- The Old Norse noun “viking” meant an overseas expedition, and a “vikingr” was a sailor who went on one of these expeditions. Today many English words can be traced to Norse roots.
- The word “berserk” comes from the Old Norse word meaning “bear skin.” How did bear skin come into our language meaning “frenetically violent or deranged”? It seems that Old Norse warriors wore bear skins into battle. They also tended to partake of hallucinogens before battle in order to erase their fears and inhibitions and make them a fierce opponent. When they rushed into the fray looking frightful in the bear skins and hollering insanely, their foes came to associate the bear skins with the outrageous behavior.
- When sailing, the greatest speed is attained when the sails are angled so the wind fills them completely. If the captain of the ship wants to stay still rather than going somewhere, he asks the steersman to turn into the wind. Now the wind slips by the sails without filling them and the ship comes to a halt, going nowhere. The Norse were a great seafaring nation, and the Norse word for wind is “loef,” which came into Old English as “loufe.” This is the origin of the word luff, meaning to flap listlessly when the wind is blowing equally on each side of the sail. Add to this the prefix “a” which means “without” (as in “amoral”) and you have a common modern word that means to remain detached, to hold back, or to refrain from becoming involved, just as a ship that is facing into the wind holds back : aloof.
- In Norse mythology, Loki’s daughter Hel rules the underworld and “to go to Hel” is to die. You’re likely to go there if you’re a heathen, from the Norse “heioinn” meaning one who lives in the remote and sparsely populated heath.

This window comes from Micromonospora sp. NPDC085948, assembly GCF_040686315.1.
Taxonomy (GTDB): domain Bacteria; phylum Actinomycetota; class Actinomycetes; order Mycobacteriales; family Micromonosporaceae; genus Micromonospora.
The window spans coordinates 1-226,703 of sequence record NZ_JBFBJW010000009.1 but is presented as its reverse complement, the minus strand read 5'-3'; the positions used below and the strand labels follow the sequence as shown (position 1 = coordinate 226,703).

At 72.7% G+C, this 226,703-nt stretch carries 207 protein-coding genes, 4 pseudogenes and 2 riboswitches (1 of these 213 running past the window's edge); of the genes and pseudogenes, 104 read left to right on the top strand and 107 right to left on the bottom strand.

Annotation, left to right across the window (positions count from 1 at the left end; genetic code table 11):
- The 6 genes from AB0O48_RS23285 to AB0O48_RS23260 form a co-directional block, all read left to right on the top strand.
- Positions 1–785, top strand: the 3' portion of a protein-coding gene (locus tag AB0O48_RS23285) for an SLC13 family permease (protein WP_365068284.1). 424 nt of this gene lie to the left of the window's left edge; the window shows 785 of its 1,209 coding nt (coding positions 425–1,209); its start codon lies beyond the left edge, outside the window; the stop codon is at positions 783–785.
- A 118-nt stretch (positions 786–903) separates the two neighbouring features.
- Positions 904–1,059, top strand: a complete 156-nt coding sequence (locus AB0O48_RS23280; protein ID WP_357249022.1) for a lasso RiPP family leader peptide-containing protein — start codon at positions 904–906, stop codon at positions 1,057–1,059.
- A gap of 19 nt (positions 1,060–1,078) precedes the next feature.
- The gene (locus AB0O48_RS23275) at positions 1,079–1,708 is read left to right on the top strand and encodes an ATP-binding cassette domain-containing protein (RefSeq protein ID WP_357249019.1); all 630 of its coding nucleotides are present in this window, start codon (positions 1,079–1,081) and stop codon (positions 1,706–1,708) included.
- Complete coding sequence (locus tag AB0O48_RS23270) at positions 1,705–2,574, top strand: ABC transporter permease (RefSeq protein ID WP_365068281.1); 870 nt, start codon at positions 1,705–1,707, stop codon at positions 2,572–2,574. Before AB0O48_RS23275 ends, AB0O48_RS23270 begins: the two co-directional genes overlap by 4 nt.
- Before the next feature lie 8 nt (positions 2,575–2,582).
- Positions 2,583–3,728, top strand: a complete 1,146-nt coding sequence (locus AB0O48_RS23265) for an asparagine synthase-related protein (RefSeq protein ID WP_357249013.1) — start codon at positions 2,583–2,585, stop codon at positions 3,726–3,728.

- Off the coast of Norway there’s a chain of islands called the Lofoten Archipelago. Here, several forces clash: the Gulf Stream sweeps by the coastline; the islands are separated by narrows only a few miles wide; the ocean floor around the islands is far shallower than in the surrounding sea; the difference between high tide and low tide is about 12 feet; the tide moves in and out at about 12 feet per second; and fierce winds sweep the area. This combination of extreme forces causes wild and dangerous currents in ocean waters. When one mass of water in motion meets another mass of water that’s moving differently, whirlpools form. This happens every day when the tides change in narrow channels. The Lofoten whirlpools are the strongest in the world, being about 30 feet wide and 15 feet deep, moving in circles at about six nautical miles per hour. They present a very real danger to ships caught in the current. Many ships have succumbed to the strongest tidal currents on Earth that form around the islands, trapping unwary sailors. Norse sailors named this dangerous place “malenstroom” from the words “malen” meaning to grind or whirl around, and “stroom” meaning stream. Today this word has come into our language meaning any violent or turbulent situation: maelstrom.
- The Norse “gunne” means “war” and “hildr” means “battle.” Combine the two and you have “Gunnhildr” or “Gunhilda” which became a common name for a girl, meaning “war maiden.” In the mid-1300s, England’s Windsor Castle was defended with a large catapult-type weapon that soldiers nicknamed “Domina Gunilda” or “Lady Gunhilda” in the same way a modern soldier might nickname a large cannon “Big Bertha.” Gunilda then became a term referring to any weapon that launched rocks, arrows, missiles, or bullets from a hollow tube. Over the years, it was shortened to the simpler word “gun.”